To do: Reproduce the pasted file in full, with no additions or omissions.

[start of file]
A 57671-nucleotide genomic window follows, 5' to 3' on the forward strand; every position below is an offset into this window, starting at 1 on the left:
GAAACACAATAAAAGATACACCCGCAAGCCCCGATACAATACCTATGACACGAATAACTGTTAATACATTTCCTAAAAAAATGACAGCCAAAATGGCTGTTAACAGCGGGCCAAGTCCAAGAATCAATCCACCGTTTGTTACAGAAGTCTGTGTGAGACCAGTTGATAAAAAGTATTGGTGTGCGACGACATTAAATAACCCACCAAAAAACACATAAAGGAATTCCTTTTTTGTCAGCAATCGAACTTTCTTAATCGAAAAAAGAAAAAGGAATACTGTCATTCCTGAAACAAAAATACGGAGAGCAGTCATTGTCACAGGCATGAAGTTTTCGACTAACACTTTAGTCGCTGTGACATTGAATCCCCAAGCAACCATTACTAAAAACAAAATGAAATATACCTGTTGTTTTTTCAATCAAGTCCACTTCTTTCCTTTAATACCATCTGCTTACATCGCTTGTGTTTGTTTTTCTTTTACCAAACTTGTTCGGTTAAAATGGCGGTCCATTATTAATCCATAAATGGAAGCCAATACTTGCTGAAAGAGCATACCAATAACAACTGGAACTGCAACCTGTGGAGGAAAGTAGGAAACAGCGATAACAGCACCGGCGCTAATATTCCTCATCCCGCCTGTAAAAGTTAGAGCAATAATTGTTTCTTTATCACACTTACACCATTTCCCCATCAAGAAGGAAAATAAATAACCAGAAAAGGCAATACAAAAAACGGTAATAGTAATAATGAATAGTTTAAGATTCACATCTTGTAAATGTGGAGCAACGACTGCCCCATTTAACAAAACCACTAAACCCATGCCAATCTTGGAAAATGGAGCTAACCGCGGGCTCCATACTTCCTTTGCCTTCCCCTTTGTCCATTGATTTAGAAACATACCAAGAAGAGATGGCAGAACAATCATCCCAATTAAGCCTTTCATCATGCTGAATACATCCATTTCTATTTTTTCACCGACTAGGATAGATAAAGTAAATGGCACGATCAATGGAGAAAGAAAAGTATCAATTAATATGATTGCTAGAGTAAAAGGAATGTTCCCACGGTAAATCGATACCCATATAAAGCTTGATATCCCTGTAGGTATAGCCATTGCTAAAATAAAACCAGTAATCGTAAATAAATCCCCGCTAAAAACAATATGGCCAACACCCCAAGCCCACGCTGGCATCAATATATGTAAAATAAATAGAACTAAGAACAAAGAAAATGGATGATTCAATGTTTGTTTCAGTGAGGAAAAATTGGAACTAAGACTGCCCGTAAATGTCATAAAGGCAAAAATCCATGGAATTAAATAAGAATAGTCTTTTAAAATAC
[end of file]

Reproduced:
A 57671-nucleotide genomic window follows, 5' to 3' on the forward strand; every position below is an offset into this window, starting at 1 on the left:
GAAACACAATAAAAGATACACCCGCAAGCCCCGATACAATACCTATGACACGAATAACTGTTAATACATTTCCTAAAAAAATGACAGCCAAAATGGCTGTTAACAGCGGGCCAAGTCCAAGAATCAATCCACCGTTTGTTACAGAAGTCTGTGTGAGACCAGTTGATAAAAAGTATTGGTGTGCGACGACATTAAATAACCCACCAAAAAACACATAAAGGAATTCCTTTTTTGTCAGCAATCGAACTTTCTTAATCGAAAAAAGAAAAAGGAATACTGTCATTCCTGAAACAAAAATACGGAGAGCAGTCATTGTCACAGGCATGAAGTTTTCGACTAACACTTTAGTCGCTGTGACATTGAATCCCCAAGCAACCATTACTAAAAACAAAATGAAATATACCTGTTGTTTTTTCAATCAAGTCCACTTCTTTCCTTTAATACCATCTGCTTACATCGCTTGTGTTTGTTTTTCTTTTACCAAACTTGTTCGGTTAAAATGGCGGTCCATTATTAATCCATAAATGGAAGCCAATACTTGCTGAAAGAGCATACCAATAACAACTGGAACTGCAACCTGTGGAGGAAAGTAGGAAACAGCGATAACAGCACCGGCGCTAATATTCCTCATCCCGCCTGTAAAAGTTAGAGCAATAATTGTTTCTTTATCACACTTACACCATTTCCCCATCAAGAAGGAAAATAAATAACCAGAAAAGGCAATACAAAAAACGGTAATAGTAATAATGAATAGTTTAAGATTCACATCTTGTAAATGTGGAGCAACGACTGCCCCATTTAACAAAACCACTAAACCCATGCCAATCTTGGAAAATGGAGCTAACCGCGGGCTCCATACTTCCTTTGCCTTCCCCTTTGTCCATTGATTTAGAAACATACCAAGAAGAGATGGCAGAACAATCATCCCAATTAAGCCTTTCATCATGCTGAATACATCCATTTCTATTTTTTCACCGACTAGGATAGATAAAGTAAATGGCACGATCAATGGAGAAAGAAAAGTATCAATTAATATGATTGCTAGAGTAAAAGGAATGTTCCCACGGTAAATCGATACCCATATAAAGCTTGATATCCCTGTAGGTATAGCCATTGCTAAAATAAAACCAGTAATCGTAAATAAATCCCCGCTAAAAACAATATGGCCAACACCCCAAGCCCACGCTGGCATCAATATATGTAAAATAAATAGAACTAAGAACAAAGAAAATGGATGATTCAATGTTTGTTTCAGTGAGGAAAAATTGGAACTAAGACTGCCCGTAAATGTCATAAAGGCAAAAATCCATGGAATTAAATAAGAATAGTCTTTTAAAATAC